It is quite difficult to top Manpower Minister Lim Swee Say's appetising analogy for the changes being made to the Central Provident Fund (CPF) system.
He said on Thursday that the CPF Board has offered its members laksa and chicken rice, and now offers nasi lemak too.
There were two major changes that an advisory panel recommended.
One is to offer members two options when it comes to receiving their CPF payouts from age 65. They can choose between one with fixed payouts and one where payouts start lower but keep rising. The latter, a new plan under CPF Life, will see monthly payouts increase by 2 per cent every year to keep pace with inflation.
The second major recommendation will see the CPF Board offering members better choices if they want to invest their CPF funds. The advisory panel suggested a Lifetime Retirement Investment Scheme (LRIS) that would provide simple investment funds for CPF members who want higher returns, but who do not have the time or skills to actively monitor their investments closely.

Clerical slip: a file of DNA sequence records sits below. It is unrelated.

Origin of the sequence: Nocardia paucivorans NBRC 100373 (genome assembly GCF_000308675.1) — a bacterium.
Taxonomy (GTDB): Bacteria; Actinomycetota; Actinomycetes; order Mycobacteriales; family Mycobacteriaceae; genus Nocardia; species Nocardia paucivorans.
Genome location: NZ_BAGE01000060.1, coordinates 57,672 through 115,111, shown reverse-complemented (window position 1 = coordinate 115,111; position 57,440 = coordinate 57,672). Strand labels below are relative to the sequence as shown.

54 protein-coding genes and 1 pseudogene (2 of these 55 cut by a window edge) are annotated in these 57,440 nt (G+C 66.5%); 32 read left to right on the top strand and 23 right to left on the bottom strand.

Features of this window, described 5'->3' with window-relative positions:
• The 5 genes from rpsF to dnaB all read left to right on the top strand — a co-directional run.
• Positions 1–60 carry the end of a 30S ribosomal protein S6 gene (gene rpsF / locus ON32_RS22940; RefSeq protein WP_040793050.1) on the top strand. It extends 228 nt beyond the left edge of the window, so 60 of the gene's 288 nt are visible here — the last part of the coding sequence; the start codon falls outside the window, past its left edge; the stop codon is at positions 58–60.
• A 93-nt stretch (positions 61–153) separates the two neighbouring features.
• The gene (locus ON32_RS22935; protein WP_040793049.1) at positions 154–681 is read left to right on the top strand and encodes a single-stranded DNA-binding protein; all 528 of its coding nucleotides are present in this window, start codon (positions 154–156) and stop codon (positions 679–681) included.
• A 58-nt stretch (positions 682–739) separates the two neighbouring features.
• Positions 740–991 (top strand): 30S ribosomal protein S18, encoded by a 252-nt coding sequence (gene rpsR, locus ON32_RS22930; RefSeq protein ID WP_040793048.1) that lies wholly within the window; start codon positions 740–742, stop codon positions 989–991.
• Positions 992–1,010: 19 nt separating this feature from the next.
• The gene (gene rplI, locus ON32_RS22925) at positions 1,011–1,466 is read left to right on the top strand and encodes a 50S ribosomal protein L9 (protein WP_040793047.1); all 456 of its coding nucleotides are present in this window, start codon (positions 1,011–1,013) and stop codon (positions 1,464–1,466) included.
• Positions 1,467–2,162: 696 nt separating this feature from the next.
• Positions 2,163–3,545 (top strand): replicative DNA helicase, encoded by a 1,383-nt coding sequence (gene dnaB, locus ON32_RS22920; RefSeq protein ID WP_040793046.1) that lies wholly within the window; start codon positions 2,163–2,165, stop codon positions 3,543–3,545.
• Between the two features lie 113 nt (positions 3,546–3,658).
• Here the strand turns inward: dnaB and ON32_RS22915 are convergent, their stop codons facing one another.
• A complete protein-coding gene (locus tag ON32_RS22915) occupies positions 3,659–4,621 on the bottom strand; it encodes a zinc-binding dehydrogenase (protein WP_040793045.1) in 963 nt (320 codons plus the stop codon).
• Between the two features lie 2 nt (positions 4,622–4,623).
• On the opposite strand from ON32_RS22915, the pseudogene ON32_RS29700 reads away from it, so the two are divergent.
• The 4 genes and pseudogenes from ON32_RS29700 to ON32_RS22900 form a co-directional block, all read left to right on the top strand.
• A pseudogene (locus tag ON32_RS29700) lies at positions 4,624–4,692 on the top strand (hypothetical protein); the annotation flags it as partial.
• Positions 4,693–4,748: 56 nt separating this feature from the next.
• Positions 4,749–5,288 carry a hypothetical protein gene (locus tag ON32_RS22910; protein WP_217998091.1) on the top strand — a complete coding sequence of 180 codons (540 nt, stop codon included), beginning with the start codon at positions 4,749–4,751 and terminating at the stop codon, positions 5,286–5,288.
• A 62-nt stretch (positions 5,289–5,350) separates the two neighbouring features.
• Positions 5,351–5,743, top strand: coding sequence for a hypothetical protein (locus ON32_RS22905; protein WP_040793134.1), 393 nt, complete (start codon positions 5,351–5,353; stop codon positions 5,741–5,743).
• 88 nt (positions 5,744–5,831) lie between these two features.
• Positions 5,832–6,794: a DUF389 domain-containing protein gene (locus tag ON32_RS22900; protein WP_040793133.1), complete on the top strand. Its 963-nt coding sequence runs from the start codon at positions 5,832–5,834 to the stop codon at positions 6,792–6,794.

As Mr Lim noted, the LRIS would plug a gap in existing investment options.
At the same time, the advisory panel recommended that the existing CPF Investment Scheme (CPFIS) be reviewed to make it more relevant to more knowledgeable investors.
Those who may have the time and skills to monitor their portfolios, and perhaps more funds to invest in higher-risk instruments as well, have long argued that the current offerings under the CPFIS do not cater to their needs.
Analysts have welcomed these changes, saying they would make the CPF system work better for different segments of CPF members by catering to their different needs in a more targeted fashion.
Like Singapore's hawker food, none of these options is better than the others. It all boils down to individual taste - or in this case, financial needs and risk profiles.